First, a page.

By Brian Turk
By Drew AIles
By Taylor Boylston
By Bree Davies
By Emerald O'Brien
By Gina Tron
By Jon Solomon
But Kurt Cobain, the gifted leader of the Seattle-based rock trio called Nirvana, was surely not a pretty sight when his remains were discovered on Friday morning, April 8. That's because Cobain used a shotgun to end his life, splattering his precious bodily fluids all over the room he occupied. Having grown tired of the world around him, he apparently decided to punctuate the note he left behind with blood and brains. Only by flinging himself into a whirling airplane propeller could he have made a bigger mess.
It's impossible to know precisely what Cobain was thinking at the moment he pulled the trigger, but that hasn't stopped a great many of those who were touched by his music from speculating. And as one might expect at a time of shock and grief, most of the motives ascribed to Cobain thus far have been strikingly noble. Some have suggested that he was unwilling to sell out to a corporate music industry built on compromise and hypocrisy, while others believe he was so true to his manic-depressive muse that he felt compelled to follow his art to its logical conclusion.
What these appraisals don't take into account, however, is that suicide is an essentially selfish act usually committed by people who aren't looking past their own noses at the times of their deaths. Cobain fit this description perfectly: He admitted to self-destructive mood swings and suicidal thoughts, and his idea of dealing with the chronic, agonizing stomach problems that plagued him for years was to treat himself with heroin. He had his reasons to stay alive--fame, fortune, respect, a baby daughter (Frances Bean) and wife Courtney Love, whose new album with her band Hole is called Live Through This--but he must have felt that extinguishing his hurt, mental and physical, took precedence over all of them. Anyone who believes Cobain's decision established his integrity and artistic credibility is only deluding himself.
How, then, should we remember Cobain? The most obvious answer can be found in the music he left behind. Nirvana's first album, Bleach, produced on the cheap by Seattle's own Jack Endino and released on the Sub Pop imprint, was no landmark, but Nevermind, the followup issued by Geffen, certainly was. The album was filled with memorable songs--"Smells Like Teen Spirit," "Come As You Are," "In Bloom," "Lithium"--delivered with passion, intelligence and desperation. As Cobain told Rolling Stone writer David Fricke late last year, the musical style developed by him and his compatriots (bassist Krist Novoselic and drummer Dave Grohl) played on dynamics; listeners were seduced by modest, melodic verses rife with pop virtues before being bludgeoned by powerhouse choruses. Cobain characteristically saw this approach as formulaic, and maybe it was, but it was also damned effective, drawing in folks who'd previously been resistant to punk rock without alienating those who had loved the stuff for years. More important, Cobain topped the material with searing, instantly identifiable vocals, and lyrics that mated graveyard humor with personal confessions of the sort even the most honest singer-songwriters likely would keep to themselves. He put his pain on display for our entertainment.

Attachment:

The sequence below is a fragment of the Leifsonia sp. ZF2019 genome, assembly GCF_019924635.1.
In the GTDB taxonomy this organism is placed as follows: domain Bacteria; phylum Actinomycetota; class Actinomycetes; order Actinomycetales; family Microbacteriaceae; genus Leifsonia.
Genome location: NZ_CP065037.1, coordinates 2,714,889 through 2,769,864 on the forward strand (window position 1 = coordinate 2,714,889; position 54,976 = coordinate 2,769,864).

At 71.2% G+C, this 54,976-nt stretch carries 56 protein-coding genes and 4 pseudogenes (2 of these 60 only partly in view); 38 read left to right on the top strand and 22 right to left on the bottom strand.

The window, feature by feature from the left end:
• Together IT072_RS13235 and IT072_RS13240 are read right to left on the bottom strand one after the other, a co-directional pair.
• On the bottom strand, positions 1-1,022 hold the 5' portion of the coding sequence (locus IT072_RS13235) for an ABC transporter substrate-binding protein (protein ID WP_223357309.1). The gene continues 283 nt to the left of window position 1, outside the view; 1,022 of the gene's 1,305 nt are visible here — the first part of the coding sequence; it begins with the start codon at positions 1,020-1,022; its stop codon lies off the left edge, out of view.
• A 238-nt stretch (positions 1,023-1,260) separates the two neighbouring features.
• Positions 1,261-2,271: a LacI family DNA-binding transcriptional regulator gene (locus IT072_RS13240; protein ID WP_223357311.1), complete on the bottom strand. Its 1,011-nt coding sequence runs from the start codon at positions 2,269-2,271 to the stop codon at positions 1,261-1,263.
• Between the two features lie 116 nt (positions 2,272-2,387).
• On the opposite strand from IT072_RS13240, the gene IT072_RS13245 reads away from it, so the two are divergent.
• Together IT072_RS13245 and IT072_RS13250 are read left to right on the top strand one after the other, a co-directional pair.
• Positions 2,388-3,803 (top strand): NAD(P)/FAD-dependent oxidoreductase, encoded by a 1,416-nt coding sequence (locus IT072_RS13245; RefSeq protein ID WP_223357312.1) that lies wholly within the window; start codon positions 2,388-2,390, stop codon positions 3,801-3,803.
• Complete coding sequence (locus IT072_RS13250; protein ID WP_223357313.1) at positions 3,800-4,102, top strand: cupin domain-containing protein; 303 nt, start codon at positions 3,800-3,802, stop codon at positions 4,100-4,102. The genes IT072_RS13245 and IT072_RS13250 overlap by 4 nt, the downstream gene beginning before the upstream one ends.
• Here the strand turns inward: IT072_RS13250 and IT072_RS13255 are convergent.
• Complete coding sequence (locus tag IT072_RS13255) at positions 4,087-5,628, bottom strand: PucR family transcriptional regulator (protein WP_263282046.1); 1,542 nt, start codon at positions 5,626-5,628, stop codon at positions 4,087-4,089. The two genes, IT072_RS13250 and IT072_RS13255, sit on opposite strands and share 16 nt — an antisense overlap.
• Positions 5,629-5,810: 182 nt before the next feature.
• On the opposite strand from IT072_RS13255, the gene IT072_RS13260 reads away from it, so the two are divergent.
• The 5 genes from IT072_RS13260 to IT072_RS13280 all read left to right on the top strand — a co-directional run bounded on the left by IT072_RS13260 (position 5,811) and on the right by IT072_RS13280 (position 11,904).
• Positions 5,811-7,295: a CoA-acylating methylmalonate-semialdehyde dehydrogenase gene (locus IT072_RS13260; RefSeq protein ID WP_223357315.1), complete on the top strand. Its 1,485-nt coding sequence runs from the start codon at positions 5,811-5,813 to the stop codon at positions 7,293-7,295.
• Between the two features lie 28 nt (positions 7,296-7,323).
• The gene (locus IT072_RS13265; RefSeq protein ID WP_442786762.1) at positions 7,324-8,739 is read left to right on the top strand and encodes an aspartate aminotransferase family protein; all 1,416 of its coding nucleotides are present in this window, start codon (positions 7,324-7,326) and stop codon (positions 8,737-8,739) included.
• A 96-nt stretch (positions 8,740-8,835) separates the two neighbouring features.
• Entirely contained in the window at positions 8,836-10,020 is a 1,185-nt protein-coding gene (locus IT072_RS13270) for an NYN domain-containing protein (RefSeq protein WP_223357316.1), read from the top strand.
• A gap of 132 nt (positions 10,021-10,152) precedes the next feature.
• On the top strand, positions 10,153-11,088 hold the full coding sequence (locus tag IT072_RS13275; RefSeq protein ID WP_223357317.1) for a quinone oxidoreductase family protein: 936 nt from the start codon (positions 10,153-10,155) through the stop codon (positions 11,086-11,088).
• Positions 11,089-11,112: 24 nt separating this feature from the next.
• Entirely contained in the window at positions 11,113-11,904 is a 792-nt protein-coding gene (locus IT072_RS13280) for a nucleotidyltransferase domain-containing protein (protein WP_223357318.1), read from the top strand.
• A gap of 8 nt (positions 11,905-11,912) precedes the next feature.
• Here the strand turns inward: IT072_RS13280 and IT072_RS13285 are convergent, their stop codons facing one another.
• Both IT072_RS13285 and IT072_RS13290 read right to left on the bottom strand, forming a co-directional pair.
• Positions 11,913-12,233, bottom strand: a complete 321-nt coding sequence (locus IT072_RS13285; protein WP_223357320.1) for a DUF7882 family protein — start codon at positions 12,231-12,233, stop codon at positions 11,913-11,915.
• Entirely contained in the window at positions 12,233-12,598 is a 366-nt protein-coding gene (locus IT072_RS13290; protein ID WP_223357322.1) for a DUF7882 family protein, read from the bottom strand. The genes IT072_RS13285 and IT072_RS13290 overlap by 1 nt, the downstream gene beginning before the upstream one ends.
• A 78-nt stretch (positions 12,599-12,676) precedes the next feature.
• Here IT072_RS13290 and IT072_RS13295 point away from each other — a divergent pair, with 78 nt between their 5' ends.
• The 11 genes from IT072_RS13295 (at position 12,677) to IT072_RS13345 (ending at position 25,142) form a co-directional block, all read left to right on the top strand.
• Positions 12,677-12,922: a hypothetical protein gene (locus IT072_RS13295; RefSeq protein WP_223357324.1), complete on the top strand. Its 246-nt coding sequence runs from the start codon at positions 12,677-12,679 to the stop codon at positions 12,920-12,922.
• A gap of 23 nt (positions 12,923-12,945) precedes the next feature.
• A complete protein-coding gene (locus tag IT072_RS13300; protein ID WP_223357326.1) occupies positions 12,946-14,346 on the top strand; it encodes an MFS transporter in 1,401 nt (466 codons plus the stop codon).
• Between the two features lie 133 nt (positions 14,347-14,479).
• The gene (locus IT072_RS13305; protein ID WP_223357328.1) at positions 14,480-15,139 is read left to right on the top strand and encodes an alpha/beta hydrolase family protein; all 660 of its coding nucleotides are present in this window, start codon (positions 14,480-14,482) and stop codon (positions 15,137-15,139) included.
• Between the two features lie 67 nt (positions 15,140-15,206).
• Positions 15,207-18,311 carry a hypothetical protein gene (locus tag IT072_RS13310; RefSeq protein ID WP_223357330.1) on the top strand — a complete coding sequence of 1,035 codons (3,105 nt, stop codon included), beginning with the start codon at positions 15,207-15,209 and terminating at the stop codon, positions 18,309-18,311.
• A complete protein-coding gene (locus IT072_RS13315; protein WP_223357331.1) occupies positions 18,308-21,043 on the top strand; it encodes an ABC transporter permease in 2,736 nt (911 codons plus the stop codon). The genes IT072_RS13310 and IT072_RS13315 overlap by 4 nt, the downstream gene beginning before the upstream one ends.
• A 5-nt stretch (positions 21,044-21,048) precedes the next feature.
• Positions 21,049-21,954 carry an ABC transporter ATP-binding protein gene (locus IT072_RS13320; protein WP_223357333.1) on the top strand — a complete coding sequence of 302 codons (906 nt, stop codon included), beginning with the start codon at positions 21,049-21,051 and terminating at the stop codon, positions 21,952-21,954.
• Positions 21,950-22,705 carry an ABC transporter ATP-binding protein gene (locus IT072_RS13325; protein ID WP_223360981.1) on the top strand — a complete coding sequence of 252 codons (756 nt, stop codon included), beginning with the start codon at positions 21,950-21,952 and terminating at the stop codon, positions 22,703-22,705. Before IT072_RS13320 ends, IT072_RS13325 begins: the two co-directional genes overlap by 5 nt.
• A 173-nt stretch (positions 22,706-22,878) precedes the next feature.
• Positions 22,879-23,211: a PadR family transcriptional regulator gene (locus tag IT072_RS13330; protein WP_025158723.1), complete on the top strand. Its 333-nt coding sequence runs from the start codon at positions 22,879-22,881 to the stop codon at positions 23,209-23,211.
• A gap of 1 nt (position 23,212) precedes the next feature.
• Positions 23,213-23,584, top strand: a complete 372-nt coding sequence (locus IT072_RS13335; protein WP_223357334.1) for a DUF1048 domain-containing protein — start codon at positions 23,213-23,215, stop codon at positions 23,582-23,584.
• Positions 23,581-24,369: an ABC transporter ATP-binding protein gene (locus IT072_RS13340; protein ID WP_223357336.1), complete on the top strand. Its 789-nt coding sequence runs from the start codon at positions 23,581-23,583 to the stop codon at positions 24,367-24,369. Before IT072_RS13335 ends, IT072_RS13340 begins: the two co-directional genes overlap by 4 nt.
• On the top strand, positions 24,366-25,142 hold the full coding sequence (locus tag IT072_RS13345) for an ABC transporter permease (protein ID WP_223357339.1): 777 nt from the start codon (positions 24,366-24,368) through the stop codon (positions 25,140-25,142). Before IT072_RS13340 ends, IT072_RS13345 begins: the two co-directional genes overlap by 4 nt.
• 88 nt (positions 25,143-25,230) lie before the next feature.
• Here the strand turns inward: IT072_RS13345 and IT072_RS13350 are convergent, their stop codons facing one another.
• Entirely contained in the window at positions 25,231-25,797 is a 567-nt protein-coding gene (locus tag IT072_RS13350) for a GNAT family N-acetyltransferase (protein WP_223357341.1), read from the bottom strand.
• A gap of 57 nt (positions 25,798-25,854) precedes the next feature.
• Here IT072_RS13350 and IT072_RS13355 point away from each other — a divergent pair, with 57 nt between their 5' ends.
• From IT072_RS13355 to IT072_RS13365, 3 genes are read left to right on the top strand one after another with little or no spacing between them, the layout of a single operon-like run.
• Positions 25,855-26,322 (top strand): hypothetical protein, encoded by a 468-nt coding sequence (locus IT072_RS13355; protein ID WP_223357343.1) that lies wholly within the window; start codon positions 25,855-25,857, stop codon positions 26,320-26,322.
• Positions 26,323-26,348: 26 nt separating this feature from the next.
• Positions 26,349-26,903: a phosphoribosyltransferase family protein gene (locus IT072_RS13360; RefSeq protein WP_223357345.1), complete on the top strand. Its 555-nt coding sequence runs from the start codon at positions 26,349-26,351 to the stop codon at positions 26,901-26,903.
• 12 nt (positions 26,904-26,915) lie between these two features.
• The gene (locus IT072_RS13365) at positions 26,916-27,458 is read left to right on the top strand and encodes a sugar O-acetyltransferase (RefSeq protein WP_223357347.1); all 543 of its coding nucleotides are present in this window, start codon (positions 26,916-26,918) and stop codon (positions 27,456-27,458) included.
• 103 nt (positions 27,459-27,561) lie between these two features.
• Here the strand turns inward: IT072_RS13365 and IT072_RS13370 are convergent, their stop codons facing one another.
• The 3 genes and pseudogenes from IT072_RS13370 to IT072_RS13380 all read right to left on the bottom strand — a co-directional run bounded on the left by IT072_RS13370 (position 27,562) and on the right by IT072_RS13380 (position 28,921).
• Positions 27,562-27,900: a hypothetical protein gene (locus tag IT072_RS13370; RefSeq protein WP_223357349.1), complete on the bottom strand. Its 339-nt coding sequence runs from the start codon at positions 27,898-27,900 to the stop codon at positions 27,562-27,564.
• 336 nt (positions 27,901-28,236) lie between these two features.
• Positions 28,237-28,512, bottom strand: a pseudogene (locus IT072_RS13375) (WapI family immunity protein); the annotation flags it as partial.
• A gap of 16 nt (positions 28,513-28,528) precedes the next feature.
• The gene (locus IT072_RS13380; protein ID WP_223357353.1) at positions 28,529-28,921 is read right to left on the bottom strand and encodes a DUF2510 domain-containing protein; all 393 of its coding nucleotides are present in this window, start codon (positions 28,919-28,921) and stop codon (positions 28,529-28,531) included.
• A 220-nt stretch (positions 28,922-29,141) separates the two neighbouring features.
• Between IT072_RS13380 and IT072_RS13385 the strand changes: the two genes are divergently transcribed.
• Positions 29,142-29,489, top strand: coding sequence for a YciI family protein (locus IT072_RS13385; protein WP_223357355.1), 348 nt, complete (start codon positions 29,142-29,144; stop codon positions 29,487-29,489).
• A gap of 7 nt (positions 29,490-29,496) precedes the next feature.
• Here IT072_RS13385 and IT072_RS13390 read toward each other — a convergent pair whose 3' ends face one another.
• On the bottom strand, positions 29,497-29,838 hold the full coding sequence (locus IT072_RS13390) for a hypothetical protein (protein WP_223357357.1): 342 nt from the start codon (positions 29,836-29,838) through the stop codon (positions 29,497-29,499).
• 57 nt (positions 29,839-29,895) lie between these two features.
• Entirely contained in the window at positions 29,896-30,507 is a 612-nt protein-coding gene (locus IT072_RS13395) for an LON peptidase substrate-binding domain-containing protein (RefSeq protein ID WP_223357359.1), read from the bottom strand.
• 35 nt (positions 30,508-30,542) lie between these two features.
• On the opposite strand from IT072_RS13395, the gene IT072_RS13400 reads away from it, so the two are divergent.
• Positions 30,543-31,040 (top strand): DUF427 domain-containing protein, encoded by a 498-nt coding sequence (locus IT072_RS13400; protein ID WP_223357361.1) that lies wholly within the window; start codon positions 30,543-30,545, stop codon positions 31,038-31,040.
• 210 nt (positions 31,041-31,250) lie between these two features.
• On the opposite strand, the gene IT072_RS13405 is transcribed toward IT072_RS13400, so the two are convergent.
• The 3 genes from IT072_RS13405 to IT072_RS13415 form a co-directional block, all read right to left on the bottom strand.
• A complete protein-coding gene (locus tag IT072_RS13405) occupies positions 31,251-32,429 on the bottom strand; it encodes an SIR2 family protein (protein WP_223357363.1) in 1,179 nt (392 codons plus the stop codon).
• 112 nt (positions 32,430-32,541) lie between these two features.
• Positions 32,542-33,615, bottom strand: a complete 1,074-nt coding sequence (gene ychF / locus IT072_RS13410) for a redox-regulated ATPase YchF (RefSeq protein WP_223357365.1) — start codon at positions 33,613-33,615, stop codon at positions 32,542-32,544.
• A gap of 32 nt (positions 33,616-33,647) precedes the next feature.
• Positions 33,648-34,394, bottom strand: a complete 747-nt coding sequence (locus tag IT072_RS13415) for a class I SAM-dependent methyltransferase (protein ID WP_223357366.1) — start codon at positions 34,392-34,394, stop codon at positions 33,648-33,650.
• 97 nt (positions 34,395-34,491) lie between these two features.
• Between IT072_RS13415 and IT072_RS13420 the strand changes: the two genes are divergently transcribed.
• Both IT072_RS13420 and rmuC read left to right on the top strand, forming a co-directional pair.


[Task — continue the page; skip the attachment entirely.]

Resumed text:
After releasing Incesticide, a stopgap record made up of musical odds and ends, Nirvana made In Utero, a disc as provocative as its predecessors but considerably more challenging. The difficulty Cobain had in dealing with the acclaim earned by Nevermind was exemplifed in the grating sound mix whipped up by producer/provocateur/loudmouth Steve Albini. Cobain literally seemed to be testing his audience, determining for himself which fans understood his music and which ones had jumped on the Nirvana bandwagon simply because doing so seemed fashionable. The single "Heart-Shaped Box" was a caustic valentine--in it, Cobain says he wants to eat someone's cancer--and the other material was relentlessly corrosive. "Rape Me," for instance, was an antirape song that offended feminists as incapable of discerning irony as those critics who accused Randy Newman of racism for using the word "nigger" in his Seventies-era antiracism song "Rednecks."
Contrary to the image presented by Nirvana-heads after Cobain's death, not everyone passed the test. In Utero entered the sales charts at number one but didn't stay there long. When it failed to stir Nevermind-esque excitement, Nirvana scheduled a major tour that did well in some cities, poorly in others. Denver fell into the latter category: In spite of the presence on the bill of another terrific band, the Breeders, the Nirvana gig last December at the Coliseum (capacity 5,000) was far from packed.
In spite of the moderate turnout, Nirvana put on an exciting show spiced with indications of Cobain's artistic dissatisfaction with his band's current direction. An extra guitarist, ex-Germs member Pat Smear, made the set's punky moments punkier, but Cobain seemed most interested in acoustic interludes featuring a guest cellist, Lori Goldston. The crowd was not enthralled by such moments, but these softer stylings clearly prefigured Cobain's creative mindset. Soon Nirvana, supplemented by two members of the Meat Puppets, could be seen on an episode of MTV Unplugged, and Cobain claimed in interviews that he hoped his group's next disc would sound less like Nirvana and more like R.E.M.